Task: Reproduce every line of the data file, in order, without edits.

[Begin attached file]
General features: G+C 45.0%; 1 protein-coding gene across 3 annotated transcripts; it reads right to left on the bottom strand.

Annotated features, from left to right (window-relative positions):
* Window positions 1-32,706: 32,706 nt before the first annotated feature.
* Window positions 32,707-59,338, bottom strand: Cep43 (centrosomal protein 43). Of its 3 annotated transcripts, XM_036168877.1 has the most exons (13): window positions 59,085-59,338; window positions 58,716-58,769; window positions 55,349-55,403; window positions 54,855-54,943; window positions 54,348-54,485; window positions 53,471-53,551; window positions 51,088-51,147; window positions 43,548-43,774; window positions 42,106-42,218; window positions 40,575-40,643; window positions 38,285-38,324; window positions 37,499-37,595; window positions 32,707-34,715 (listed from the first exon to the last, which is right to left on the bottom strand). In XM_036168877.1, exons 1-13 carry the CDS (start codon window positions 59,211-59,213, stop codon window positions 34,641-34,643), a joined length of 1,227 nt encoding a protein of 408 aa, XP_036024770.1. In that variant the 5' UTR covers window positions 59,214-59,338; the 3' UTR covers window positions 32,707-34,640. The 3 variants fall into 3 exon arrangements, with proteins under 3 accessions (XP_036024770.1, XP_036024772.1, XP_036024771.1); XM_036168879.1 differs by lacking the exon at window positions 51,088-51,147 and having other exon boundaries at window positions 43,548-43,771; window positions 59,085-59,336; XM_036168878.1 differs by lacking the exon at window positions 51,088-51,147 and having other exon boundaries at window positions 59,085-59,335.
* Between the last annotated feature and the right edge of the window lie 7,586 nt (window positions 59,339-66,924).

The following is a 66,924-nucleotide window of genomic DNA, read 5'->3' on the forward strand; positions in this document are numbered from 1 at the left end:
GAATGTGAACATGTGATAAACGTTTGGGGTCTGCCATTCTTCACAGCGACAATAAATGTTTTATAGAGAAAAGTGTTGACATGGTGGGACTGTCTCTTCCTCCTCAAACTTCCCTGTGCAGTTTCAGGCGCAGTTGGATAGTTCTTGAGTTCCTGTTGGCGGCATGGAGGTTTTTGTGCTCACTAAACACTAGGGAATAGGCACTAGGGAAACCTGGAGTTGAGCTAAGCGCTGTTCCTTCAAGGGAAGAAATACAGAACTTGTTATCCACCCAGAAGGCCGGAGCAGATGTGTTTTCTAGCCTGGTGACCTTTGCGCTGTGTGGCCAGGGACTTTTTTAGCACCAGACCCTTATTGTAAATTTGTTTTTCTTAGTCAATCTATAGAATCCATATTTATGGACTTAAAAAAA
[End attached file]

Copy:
General features: G+C 45.0%; 1 protein-coding gene across 3 annotated transcripts; it reads right to left on the bottom strand.

Annotated features, from left to right (window-relative positions):
* Window positions 1-32,706: 32,706 nt before the first annotated feature.
* Window positions 32,707-59,338, bottom strand: Cep43 (centrosomal protein 43). Of its 3 annotated transcripts, XM_036168877.1 has the most exons (13): window positions 59,085-59,338; window positions 58,716-58,769; window positions 55,349-55,403; window positions 54,855-54,943; window positions 54,348-54,485; window positions 53,471-53,551; window positions 51,088-51,147; window positions 43,548-43,774; window positions 42,106-42,218; window positions 40,575-40,643; window positions 38,285-38,324; window positions 37,499-37,595; window positions 32,707-34,715 (listed from the first exon to the last, which is right to left on the bottom strand). In XM_036168877.1, exons 1-13 carry the CDS (start codon window positions 59,211-59,213, stop codon window positions 34,641-34,643), a joined length of 1,227 nt encoding a protein of 408 aa, XP_036024770.1. In that variant the 5' UTR covers window positions 59,214-59,338; the 3' UTR covers window positions 32,707-34,640. The 3 variants fall into 3 exon arrangements, with proteins under 3 accessions (XP_036024770.1, XP_036024772.1, XP_036024771.1); XM_036168879.1 differs by lacking the exon at window positions 51,088-51,147 and having other exon boundaries at window positions 43,548-43,771; window positions 59,085-59,336; XM_036168878.1 differs by lacking the exon at window positions 51,088-51,147 and having other exon boundaries at window positions 59,085-59,335.
* Between the last annotated feature and the right edge of the window lie 7,586 nt (window positions 59,339-66,924).

The following is a 66,924-nucleotide window of genomic DNA, read 5'->3' on the forward strand; positions in this document are numbered from 1 at the left end:
GAATGTGAACATGTGATAAACGTTTGGGGTCTGCCATTCTTCACAGCGACAATAAATGTTTTATAGAGAAAAGTGTTGACATGGTGGGACTGTCTCTTCCTCCTCAAACTTCCCTGTGCAGTTTCAGGCGCAGTTGGATAGTTCTTGAGTTCCTGTTGGCGGCATGGAGGTTTTTGTGCTCACTAAACACTAGGGAATAGGCACTAGGGAAACCTGGAGTTGAGCTAAGCGCTGTTCCTTCAAGGGAAGAAATACAGAACTTGTTATCCACCCAGAAGGCCGGAGCAGATGTGTTTTCTAGCCTGGTGACCTTTGCGCTGTGTGGCCAGGGACTTTTTTAGCACCAGACCCTTATTGTAAATTTGTTTTTCTTAGTCAATCTATAGAATCCATATTTATGGACTTAAAAAAA